Tina Turner Was One Of Elvis Presley's Favorite Performers According To Priscilla Presley

Elvis Presley might have been called the king of rock and roll, but Tina Turner was the queen — and Presley never lost sight of that fact. Presley's premature death in 1977 and Turner's skyrocketing solo career starting in the 1980s make it easy to forget that the two musicians were, in fact, contemporaries who cut their teeth and dominated Billboard charts at the same time.

Born four years apart in a post-Depression, blues-laden South, Presley and Turner witnessed the burgeoning rock and roll movement as children. By the time Presley was cutting his first tracks at what would later become Sun Records, Turner was frequenting nightclubs that would eventually lead her to her future collaborator, Ike Turner, with whom she also shared a turbulent marriage

Though Presley and Turner planted their roots within the same musical genres, the King's ascent to fame was far swifter and steeper — thanks in no small part to a still-segregated America that flocked toward music performed by white musicians, even if that music was originally written and performed by a Black artist. Still, it didn't take long for Turner to rise to stardom in her own way, taking over the ears, hearts, and souls of the country, including the king of rock and roll himself.

Kindred in spirit and performance

Elvis Presley and Tina Turner's trajectories began crisscrossing at a young age. Presley was born in Mississippi and later relocated to Tennessee, whereas Turner (born Anna Mae Bullock) was born in Tennessee and later relocated west of the Mississippi River in St. Louis, Missouri. The corridors the two musicians traveled were rich with musical history, from the jazz of New Orleans to the various blues traditions spreading from the Mississippi Delta to the Appalachian Mountains of East Tennessee.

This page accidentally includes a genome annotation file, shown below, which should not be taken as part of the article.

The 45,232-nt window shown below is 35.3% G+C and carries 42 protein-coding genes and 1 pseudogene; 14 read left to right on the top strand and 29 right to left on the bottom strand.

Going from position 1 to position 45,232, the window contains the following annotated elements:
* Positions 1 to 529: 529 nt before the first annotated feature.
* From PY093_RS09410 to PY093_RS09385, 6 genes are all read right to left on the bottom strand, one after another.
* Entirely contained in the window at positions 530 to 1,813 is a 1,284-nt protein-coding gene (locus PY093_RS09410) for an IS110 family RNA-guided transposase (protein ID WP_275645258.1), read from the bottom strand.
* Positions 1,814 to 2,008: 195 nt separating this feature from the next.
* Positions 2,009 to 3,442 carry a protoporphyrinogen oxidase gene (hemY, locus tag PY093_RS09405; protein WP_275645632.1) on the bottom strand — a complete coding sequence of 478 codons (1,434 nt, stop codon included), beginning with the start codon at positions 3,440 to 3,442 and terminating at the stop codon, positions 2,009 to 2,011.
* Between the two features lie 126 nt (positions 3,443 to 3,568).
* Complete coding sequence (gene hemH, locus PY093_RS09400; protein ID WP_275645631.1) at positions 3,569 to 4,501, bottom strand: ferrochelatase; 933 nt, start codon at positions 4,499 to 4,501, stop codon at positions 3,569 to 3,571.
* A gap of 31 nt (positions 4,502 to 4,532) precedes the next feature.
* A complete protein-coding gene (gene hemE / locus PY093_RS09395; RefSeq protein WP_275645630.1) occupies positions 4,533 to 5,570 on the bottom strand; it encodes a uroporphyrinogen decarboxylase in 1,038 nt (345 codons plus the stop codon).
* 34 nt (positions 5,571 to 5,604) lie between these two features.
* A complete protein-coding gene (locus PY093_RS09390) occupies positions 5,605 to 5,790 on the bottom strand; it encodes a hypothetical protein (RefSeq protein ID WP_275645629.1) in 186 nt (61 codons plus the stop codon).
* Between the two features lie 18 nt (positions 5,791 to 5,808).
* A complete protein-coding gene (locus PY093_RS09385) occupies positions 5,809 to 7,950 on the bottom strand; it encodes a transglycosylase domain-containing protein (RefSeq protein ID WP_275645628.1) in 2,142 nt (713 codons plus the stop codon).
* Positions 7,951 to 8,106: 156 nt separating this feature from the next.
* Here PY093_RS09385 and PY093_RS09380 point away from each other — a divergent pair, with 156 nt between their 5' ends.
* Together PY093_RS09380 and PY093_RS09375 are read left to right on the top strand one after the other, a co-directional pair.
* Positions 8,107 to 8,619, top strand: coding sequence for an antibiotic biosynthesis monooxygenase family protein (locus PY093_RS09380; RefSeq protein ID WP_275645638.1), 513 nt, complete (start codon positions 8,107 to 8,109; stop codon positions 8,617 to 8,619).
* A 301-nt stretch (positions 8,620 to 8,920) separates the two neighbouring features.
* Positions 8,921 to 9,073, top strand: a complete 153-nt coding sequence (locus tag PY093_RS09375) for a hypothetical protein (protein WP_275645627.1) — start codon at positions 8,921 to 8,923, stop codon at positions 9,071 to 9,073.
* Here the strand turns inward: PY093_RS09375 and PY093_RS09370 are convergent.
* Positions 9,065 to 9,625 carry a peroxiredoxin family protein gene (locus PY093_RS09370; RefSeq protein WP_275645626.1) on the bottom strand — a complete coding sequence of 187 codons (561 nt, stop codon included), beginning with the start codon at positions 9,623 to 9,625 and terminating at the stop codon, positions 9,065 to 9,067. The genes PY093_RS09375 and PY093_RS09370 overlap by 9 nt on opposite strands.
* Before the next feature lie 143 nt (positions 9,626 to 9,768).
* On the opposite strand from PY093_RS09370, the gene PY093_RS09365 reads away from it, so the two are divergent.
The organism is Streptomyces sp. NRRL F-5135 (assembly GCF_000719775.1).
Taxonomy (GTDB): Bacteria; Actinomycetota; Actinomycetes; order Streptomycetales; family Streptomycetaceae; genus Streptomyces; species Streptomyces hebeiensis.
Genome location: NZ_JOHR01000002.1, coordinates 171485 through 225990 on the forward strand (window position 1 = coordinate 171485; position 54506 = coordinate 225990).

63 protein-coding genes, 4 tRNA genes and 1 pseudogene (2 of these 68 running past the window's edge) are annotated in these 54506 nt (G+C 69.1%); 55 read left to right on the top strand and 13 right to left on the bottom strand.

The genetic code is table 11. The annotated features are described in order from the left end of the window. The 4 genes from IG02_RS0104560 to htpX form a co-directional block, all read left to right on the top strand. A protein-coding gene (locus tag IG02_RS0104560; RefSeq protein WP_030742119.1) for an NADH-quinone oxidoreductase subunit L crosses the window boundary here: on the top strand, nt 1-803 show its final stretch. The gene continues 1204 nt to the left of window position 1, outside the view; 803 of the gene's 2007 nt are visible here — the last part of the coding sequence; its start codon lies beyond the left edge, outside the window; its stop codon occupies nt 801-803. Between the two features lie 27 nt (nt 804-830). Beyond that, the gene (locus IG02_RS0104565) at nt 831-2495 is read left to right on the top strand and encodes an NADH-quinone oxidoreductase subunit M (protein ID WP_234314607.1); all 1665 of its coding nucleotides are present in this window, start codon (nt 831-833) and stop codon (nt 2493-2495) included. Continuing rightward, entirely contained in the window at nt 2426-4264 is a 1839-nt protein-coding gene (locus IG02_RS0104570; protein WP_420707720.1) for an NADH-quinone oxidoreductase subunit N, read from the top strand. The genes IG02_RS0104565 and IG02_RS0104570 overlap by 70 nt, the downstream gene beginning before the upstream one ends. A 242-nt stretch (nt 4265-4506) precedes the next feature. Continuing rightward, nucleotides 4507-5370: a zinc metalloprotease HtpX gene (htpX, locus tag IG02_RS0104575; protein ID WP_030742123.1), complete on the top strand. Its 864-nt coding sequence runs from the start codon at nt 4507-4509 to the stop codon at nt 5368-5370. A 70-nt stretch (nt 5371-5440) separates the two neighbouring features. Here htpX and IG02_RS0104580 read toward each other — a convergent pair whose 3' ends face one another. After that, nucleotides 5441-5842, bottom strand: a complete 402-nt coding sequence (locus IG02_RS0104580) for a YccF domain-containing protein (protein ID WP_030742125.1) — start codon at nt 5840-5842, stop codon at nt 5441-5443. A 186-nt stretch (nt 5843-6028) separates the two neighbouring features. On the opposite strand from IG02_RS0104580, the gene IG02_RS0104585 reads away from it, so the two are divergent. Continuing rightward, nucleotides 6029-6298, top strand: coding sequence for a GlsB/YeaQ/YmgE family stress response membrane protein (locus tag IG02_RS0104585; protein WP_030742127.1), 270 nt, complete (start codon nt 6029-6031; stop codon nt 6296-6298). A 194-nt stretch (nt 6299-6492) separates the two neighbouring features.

Both artists seemed to internalize the soul of their surroundings and transform it into something larger than life onstage. For Presley, it was a vibrating croon and gyrating hips. For Turner, it was fierce, unapologetic energy and a voice rich with feeling. Eventually, the pair would literally cross paths in the form of Las Vegas musical revues, which featured musical guests like the Turners, Janis Joplin, James Brown, and Presley. 

Presley's ex-wife, Priscilla Presley, detailed the impact that Turner had on Elvis during these Vegas performances in her memoir. "If Elvis liked the show, he patronized the club, encouraging the entertainers to pursue their careers, infusing them with confidence and enthusiasm," she wrote in "Elvis and Me" (via KTNV Las Vegas). "Some of his favorites were Ike and Tina Turner...talented people deserving acknowledging in their craft."

Royalty recognizes royalty

Elvis Presley and Tina Turner — like most other artists in the '60s and '70s — performed as many covers as they did originals. A particularly well-known example is "Proud Mary," written by John Fogerty of Creedence Clearwater Revival but later known as one of Turner's signature songs. Presley's rendition of the song, complete with Turner-style big band arrangement, was included in MGM's 1972 "Elvis on Tour" concert film. 

Two blazing stars in their own right, the musicians forged their respective careers while orbiting the same airspace. Presley and Turner won multiple Grammy Awards (three and eight, respectively) and a Grammy Lifetime Achievement Award. Both musicians are also members of the Rock and Roll Hall of Fame, with Presley being inducted posthumously in 1986 and Turner inducted once in 1991 with Ike Turner and again as a solo artist in 2021. 

When Turner died in her Switzerland home at 83 in May 2023, Priscilla Presley reiterated the late king's respect for the queen. "Tina Turner was one of Elvis' favorite performers," she wrote in an Instagram post. "When she took the stage, it was pure magic. I remember how she held an audience with an energy that was undeniably pure Tina! She has left a remarkable legacy and will be sorely missed by all."